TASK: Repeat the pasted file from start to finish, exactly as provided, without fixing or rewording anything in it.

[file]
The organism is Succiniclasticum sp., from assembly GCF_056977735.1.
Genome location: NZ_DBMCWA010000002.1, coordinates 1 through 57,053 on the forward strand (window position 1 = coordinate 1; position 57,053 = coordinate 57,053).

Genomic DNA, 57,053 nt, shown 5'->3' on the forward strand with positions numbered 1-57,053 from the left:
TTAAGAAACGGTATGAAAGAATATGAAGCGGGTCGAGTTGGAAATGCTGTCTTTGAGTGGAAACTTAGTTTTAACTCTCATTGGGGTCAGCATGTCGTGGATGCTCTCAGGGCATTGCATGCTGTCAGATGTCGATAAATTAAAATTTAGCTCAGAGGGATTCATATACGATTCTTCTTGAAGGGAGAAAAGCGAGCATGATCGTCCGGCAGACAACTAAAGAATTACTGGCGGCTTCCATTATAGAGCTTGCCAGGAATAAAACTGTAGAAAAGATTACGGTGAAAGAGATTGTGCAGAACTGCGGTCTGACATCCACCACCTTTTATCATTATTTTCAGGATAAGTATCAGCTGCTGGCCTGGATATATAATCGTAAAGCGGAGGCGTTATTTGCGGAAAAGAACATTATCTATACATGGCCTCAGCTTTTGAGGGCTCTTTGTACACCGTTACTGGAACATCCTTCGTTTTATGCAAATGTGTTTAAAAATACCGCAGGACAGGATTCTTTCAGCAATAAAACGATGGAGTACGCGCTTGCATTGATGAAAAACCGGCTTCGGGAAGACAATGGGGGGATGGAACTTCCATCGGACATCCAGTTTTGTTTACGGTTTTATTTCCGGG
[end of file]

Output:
The organism is Succiniclasticum sp., from assembly GCF_056977735.1.
Genome location: NZ_DBMCWA010000002.1, coordinates 1 through 57,053 on the forward strand (window position 1 = coordinate 1; position 57,053 = coordinate 57,053).

Genomic DNA, 57,053 nt, shown 5'->3' on the forward strand with positions numbered 1-57,053 from the left:
TTAAGAAACGGTATGAAAGAATATGAAGCGGGTCGAGTTGGAAATGCTGTCTTTGAGTGGAAACTTAGTTTTAACTCTCATTGGGGTCAGCATGTCGTGGATGCTCTCAGGGCATTGCATGCTGTCAGATGTCGATAAATTAAAATTTAGCTCAGAGGGATTCATATACGATTCTTCTTGAAGGGAGAAAAGCGAGCATGATCGTCCGGCAGACAACTAAAGAATTACTGGCGGCTTCCATTATAGAGCTTGCCAGGAATAAAACTGTAGAAAAGATTACGGTGAAAGAGATTGTGCAGAACTGCGGTCTGACATCCACCACCTTTTATCATTATTTTCAGGATAAGTATCAGCTGCTGGCCTGGATATATAATCGTAAAGCGGAGGCGTTATTTGCGGAAAAGAACATTATCTATACATGGCCTCAGCTTTTGAGGGCTCTTTGTACACCGTTACTGGAACATCCTTCGTTTTATGCAAATGTGTTTAAAAATACCGCAGGACAGGATTCTTTCAGCAATAAAACGATGGAGTACGCGCTTGCATTGATGAAAAACCGGCTTCGGGAAGACAATGGGGGGATGGAACTTCCATCGGACATCCAGTTTTGTTTACGGTTTTATTTCCGGG